Since we stepped into the industry we’ve seen the introduction of CorelDRAW (1989), Adobe Photoshop (1990), FreeHand (1990), Acrobat and the PDF file format (1993) and Adobe InDesign (1999).
We’ve been using the major desktop publishing programs since their infancy. We started using:
- Ventura Publisher when it was version 2.0 – it came on twenty-one 360K floppy drives, installing a program that was mind-boggling 4.49MB.
- Aldus PageMaker when it was version 3.1. (We went to it reluctantly, believing it to be a downgrade from Ventura.)
- CorelDRAW, Photoshop, Acrobat and InDesign when each was version 1.0.
There were other programs along the way, and tremendous changes in the industry. Of course the greatest changes are being made today with cloud and mobile computing.
Over the 25 years we’ve operated out of four home offices and enjoyed working with many employees, but two require special recognition:
Donna Smeal served as our office manager for 13 years. Our move to Norwalk in 2005 made it too long of a commute for her to continue with us. Besides, she had a growing cruise travel business that has since blossomed. If you ever – ever – want (or need) to take a cruise, she’s the best agent you’ll ever find. Check out her website here. (For those of you who have never cruised, we find it to be the most relaxing, most affordable, and most fun vacation available. Unpack once and let the ship take you to exotic locations while lavishing you with great food and entertaining you with shows, dancing, games, and relaxing deck chairs.)
Charlotte Tuttle holds the employee longevity record, having been with us for 14 years. She has served us and our clients invaluably as a desktop publisher and account manager during that time. We are so very thankful for her talent, friendship, and faithful service. Whenever Donna sends us on a cruise (which isn’t nearly often enough), you’re likely to be speaking to Charlotte while we’re gone. She is abundantly capable of handling everything in our absence.
What will the next 25 years bring? Changes happen so quickly in the publishing industry that I doubt anyone has a clue. For now, we’re celebrating the previous quarter century.
Happy 25th anniversary, Data Designs Publishing!
Watch for our our e-newsletter, The Alpha Channel, for a special rate in July in honor of our 25th anniversary.
This week in Los Angeles, Adobe is holding their annual Adobe MAX conference for users, developers, and industry reporters. It’s their venue for generating enthusiasm for their product line and their platform for making major announcements. This year’s Adobe MAX was launched with a bang.
Adobe has announced that this is the end of the line for their Creative Suite product line. You can still buy CS6 (for now, at least), but this will be the last time you will be able to purchase any software from Adobe.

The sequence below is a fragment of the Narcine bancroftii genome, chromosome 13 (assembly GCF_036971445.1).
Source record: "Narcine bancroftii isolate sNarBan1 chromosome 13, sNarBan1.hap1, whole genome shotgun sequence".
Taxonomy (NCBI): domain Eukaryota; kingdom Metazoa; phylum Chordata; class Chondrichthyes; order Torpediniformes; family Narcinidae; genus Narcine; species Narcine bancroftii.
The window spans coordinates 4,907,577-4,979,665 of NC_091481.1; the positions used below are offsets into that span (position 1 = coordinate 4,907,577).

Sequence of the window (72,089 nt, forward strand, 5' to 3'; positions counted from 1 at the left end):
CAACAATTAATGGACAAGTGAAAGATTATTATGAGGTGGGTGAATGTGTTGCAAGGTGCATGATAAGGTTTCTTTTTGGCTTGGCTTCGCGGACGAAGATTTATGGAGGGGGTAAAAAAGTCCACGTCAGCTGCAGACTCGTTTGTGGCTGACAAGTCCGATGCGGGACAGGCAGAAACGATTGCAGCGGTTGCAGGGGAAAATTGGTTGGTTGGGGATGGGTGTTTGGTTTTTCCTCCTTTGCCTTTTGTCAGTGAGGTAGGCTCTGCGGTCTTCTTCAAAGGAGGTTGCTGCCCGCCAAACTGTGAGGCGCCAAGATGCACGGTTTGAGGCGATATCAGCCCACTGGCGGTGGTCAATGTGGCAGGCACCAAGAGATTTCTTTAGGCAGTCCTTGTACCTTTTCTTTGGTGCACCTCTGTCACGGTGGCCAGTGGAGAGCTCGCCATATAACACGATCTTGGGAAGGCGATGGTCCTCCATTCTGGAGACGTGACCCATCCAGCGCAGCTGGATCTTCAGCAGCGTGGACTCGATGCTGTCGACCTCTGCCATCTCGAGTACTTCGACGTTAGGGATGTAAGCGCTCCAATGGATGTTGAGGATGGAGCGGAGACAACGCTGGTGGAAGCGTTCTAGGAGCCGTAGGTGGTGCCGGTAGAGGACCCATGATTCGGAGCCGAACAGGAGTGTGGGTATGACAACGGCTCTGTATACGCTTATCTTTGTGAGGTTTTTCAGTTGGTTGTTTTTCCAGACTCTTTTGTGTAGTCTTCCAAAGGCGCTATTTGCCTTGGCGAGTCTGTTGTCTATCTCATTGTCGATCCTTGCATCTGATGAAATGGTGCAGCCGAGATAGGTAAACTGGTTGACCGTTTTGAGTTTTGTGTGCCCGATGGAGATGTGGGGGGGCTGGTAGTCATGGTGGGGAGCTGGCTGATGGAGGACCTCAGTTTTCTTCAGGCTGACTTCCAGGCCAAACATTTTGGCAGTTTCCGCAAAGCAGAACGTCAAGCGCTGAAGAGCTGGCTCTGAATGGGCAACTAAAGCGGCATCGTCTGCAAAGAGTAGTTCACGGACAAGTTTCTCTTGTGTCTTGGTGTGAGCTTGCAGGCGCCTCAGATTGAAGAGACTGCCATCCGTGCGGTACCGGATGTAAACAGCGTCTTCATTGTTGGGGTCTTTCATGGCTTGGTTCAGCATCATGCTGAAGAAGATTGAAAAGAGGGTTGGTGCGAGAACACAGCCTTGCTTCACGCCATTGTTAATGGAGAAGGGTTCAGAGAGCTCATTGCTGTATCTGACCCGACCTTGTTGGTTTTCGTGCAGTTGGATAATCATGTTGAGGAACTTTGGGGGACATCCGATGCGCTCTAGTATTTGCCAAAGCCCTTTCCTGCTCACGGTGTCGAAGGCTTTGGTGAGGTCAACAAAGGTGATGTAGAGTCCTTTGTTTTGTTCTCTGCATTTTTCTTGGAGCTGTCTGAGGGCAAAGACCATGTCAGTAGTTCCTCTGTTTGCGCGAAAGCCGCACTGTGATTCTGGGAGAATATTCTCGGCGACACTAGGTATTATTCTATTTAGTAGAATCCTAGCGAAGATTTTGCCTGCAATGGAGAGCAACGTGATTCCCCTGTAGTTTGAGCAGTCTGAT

Yep. After this, Adobe will no longer “sell” software. From this point forward, everything is moving to the Cloud.
Adobe’s “Creative Cloud” is an Internet-based software subscription model that has been in effect for almost a year now.While some people have balked at making the leap to subscribing to software rather than purchasing a license (read the End-User License Agreement on any piece of software — you never “owned” any of it — you just bought a license to be able to use it), there are a number of advantages to Adobe’s Cloud scheme. The cost of subscribing to the Creative Cloud is about the same as buying an upgrade under the old system, so that’s a wash. But Adobe gives you much, much more software than you got with the Creative Suite, even if you bought the massive-priced Master Collection. Will you use all of that new software? Not a chance in the world. But might you use some of it? You bet. (At least I know that I will.)
Another advantage of the Creative Cloud is that you no longer have to wait a year or two for a major upgrade for your software. As improvements, upgrades, and bug-fixes are made to any of the components of the Creative Cloud, you will be able to download them immediately. And speaking of downloading, you will indeed be downloading the software and running it on your local computer. The software itself doesn’t reside in the Cloud, and you don’t need to have access to the Internet to use the programs once you’ve downloaded them. But you do need to be online at least once a month while you start up any Adobe program to ping their server in the Cloud and let them know that you’re still there. (It’s automatic. No action required on your part.)
Here at Data Designs Publishing, we’ve been Creative Cloud users since it was first rolled out last summer. Except for the fact that we’re paying a software bill every month like it was a utility bill, we’ve experienced no change to the way that we do business as a result of using the Creative Cloud. Don’t be afraid. It won’t hurt you. Some people have expressed a fear that after everyone gets signed onto the Cloud, Adobe will jack up the price of their software and you’ll either have to pay up or they’ll turn off your ability to use it. That scenario is in no one’s best interest. How many subscribers, how much revenue, and how much trust and reputation would Adobe lose by doing something stupid like that? It would be suicide for them. It isn’t going to happen. But it is true that if you don’t pay your subscription bill, they disable your software until you do.